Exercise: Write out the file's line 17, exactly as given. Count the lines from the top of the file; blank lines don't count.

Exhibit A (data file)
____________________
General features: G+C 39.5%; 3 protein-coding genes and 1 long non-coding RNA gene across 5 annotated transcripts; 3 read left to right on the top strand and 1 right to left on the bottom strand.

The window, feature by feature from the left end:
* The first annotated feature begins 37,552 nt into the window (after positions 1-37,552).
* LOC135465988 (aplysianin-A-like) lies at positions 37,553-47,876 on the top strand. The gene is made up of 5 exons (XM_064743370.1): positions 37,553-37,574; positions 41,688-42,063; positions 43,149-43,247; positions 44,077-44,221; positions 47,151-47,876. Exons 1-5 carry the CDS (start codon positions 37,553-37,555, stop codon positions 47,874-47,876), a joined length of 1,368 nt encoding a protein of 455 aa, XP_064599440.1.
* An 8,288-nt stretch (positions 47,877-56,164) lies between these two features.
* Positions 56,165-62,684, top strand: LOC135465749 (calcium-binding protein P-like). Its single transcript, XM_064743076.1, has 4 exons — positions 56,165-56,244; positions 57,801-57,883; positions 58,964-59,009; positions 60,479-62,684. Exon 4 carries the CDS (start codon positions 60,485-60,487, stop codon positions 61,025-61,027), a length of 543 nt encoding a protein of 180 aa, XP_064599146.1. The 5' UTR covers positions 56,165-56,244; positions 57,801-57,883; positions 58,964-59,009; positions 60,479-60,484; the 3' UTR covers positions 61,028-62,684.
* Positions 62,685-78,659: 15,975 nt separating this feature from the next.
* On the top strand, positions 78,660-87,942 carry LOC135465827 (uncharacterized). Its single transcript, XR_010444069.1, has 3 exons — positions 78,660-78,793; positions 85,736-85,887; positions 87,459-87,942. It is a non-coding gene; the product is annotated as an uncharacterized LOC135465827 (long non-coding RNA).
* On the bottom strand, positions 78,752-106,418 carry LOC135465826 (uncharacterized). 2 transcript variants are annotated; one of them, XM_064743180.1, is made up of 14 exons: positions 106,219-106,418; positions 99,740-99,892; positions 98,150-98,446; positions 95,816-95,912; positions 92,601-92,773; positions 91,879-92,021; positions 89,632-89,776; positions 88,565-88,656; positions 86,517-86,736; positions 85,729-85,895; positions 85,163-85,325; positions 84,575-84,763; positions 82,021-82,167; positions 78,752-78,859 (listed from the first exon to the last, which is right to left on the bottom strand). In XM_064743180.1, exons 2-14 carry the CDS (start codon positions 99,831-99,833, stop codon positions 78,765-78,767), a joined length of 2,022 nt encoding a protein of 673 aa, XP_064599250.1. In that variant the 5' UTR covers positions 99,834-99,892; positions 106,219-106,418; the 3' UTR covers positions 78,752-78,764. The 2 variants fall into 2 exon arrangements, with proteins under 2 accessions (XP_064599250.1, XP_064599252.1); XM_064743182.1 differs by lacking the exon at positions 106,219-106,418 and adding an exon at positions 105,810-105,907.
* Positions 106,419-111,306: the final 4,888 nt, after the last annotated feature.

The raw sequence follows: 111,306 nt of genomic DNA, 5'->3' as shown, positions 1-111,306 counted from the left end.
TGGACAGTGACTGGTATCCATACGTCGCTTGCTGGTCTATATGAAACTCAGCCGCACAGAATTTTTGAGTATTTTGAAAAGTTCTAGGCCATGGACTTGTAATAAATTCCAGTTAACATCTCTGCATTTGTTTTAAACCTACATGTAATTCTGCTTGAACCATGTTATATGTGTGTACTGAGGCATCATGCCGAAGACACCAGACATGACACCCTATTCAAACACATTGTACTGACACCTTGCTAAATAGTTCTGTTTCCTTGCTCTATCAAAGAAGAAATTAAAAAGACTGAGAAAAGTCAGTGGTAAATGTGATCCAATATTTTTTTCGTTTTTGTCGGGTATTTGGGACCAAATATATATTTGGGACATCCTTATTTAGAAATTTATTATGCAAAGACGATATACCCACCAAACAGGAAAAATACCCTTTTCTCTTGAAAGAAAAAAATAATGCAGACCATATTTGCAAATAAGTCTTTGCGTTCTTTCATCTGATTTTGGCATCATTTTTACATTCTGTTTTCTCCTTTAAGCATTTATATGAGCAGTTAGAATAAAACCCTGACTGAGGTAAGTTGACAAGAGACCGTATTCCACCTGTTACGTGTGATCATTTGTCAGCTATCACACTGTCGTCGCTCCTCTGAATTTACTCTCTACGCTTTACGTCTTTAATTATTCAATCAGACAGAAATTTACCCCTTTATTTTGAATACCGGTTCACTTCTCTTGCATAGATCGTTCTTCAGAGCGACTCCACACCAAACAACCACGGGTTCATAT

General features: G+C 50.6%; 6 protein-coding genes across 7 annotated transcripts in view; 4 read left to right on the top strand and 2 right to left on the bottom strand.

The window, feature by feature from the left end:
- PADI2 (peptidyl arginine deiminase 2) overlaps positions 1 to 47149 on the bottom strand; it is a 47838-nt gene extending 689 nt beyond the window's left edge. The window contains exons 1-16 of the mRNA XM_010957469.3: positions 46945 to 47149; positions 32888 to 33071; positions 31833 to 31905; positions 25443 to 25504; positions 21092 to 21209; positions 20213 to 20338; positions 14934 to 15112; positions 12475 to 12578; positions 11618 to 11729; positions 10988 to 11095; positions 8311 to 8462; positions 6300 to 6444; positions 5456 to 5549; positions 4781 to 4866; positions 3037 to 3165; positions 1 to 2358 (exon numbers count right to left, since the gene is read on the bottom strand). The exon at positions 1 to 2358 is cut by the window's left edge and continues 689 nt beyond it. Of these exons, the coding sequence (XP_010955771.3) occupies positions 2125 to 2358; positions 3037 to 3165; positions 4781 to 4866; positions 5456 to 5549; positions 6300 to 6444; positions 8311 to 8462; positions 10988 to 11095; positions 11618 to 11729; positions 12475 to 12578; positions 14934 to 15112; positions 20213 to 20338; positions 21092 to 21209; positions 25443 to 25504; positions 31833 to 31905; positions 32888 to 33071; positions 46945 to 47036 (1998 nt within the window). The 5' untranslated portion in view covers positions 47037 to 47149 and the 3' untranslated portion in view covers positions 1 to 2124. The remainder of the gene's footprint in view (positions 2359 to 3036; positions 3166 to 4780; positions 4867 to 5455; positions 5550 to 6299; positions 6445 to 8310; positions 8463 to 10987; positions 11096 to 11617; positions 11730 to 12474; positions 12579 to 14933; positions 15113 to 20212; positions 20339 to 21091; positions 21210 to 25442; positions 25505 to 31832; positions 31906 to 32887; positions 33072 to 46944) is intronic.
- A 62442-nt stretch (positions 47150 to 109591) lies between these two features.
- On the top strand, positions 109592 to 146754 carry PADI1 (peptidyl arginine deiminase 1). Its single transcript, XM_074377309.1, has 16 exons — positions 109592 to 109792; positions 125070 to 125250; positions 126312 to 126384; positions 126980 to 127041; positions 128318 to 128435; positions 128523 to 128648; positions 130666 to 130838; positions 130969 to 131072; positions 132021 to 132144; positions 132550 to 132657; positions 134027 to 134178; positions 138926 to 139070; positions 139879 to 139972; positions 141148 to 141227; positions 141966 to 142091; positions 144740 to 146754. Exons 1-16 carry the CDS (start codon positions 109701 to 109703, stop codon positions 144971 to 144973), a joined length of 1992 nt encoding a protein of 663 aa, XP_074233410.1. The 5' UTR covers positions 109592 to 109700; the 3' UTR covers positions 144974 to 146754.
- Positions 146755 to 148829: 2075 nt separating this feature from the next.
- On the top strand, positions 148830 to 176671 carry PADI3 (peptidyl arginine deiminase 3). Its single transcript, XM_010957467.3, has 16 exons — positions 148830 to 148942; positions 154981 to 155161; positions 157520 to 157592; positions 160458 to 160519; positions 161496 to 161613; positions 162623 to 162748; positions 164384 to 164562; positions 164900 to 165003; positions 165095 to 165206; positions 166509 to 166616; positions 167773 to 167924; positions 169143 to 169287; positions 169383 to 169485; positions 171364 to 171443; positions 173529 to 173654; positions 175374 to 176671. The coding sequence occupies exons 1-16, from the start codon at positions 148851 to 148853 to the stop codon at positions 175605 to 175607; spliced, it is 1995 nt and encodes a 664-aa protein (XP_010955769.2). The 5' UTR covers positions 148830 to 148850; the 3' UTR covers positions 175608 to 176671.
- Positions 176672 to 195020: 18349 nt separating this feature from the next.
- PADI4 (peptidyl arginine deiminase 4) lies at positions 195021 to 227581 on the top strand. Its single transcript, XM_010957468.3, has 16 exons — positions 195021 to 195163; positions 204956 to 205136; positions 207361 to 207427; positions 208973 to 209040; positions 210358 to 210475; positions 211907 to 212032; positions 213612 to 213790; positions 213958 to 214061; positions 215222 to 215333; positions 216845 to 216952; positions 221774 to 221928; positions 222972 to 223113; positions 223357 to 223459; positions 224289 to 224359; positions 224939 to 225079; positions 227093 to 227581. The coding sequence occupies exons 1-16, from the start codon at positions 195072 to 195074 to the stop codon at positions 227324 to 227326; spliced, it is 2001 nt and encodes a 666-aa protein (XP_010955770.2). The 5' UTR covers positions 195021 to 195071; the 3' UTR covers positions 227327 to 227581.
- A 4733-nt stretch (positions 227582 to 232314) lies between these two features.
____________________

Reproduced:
- On the top strand, positions 109592 to 146754 carry PADI1 (peptidyl arginine deiminase 1). Its single transcript, XM_074377309.1, has 16 exons — positions 109592 to 109792; positions 125070 to 125250; positions 126312 to 126384; positions 126980 to 127041; positions 128318 to 128435; positions 128523 to 128648; positions 130666 to 130838; positions 130969 to 131072; positions 132021 to 132144; positions 132550 to 132657; positions 134027 to 134178; positions 138926 to 139070; positions 139879 to 139972; positions 141148 to 141227; positions 141966 to 142091; positions 144740 to 146754. Exons 1-16 carry the CDS (start codon positions 109701 to 109703, stop codon positions 144971 to 144973), a joined length of 1992 nt encoding a protein of 663 aa, XP_074233410.1. The 5' UTR covers positions 109592 to 109700; the 3' UTR covers positions 144974 to 146754.